This means that failing to change the anode rod within the indicated time will result in the automatic voiding of the warranty. However, if you take great care of the water heater and replace the anode rod, you could reference it, and the manufacturer will take care of the issue. This also applies to homeowners that have home insurance policies.
Without routine maintenance, a water heater might become more susceptible to seasonal troubles, including winter water heater issues. Hence, homeowners are advised to call a plumber at the onset of winter to carefully and thoroughly inspect the unit and insulate the pipes to prevent heat loss.
Tank Damage and Water Heater Leaks
Pinhole leaks are inevitable if your water heater tank starts corroding. Unfortunately, whenever a water heater tank is compromised by corrosion, there isn’t fixing it, and your only option is to call a water heater repair professional for a replacement service. Water heater replacement is a costly option that you could have avoided by only replacing the anode rod.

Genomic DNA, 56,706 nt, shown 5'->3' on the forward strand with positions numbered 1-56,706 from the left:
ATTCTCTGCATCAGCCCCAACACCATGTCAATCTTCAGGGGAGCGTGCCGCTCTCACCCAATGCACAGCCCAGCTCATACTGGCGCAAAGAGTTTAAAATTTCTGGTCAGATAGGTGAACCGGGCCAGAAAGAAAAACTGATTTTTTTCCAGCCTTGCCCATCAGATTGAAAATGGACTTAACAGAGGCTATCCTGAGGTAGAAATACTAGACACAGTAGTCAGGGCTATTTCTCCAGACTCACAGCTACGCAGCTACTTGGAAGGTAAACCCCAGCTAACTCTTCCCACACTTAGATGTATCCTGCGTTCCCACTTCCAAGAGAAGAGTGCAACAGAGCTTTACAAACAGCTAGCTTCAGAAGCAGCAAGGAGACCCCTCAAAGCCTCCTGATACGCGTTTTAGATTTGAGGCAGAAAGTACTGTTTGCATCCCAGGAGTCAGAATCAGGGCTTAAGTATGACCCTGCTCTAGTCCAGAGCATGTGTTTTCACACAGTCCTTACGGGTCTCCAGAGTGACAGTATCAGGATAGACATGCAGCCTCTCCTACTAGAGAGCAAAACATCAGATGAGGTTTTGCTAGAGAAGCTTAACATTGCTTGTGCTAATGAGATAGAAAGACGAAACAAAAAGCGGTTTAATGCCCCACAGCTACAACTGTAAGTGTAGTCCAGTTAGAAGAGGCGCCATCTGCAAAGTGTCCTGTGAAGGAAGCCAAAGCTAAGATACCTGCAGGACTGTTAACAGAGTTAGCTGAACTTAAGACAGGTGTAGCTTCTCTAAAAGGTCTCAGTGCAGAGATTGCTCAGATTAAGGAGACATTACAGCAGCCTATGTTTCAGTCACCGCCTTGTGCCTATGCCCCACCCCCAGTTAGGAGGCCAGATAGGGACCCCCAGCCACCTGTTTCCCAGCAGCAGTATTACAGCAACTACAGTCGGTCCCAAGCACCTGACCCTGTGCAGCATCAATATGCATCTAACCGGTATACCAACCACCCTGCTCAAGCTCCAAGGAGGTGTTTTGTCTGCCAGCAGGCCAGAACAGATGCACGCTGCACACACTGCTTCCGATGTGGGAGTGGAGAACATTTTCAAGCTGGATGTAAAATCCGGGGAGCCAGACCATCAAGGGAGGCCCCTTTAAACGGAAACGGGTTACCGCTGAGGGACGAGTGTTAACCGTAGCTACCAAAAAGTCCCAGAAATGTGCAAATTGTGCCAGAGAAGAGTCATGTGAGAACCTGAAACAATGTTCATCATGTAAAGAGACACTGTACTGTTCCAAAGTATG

Have you noticed that the hot water has a brown or yellowish color? Does the heated water have a rusty smell? That is a sign that the water heater tank or the pipes are rusting. One of the reasons for the corrosion is a depleted anode rod, and you should have it replaced. Hence, you should enlist the help of a plumbing professional near you for an anode rod replacement service. Do not hesitate to call us at Benjamin Franklin Plumbing of Myrtle Beach today for water heater repair and replacement services.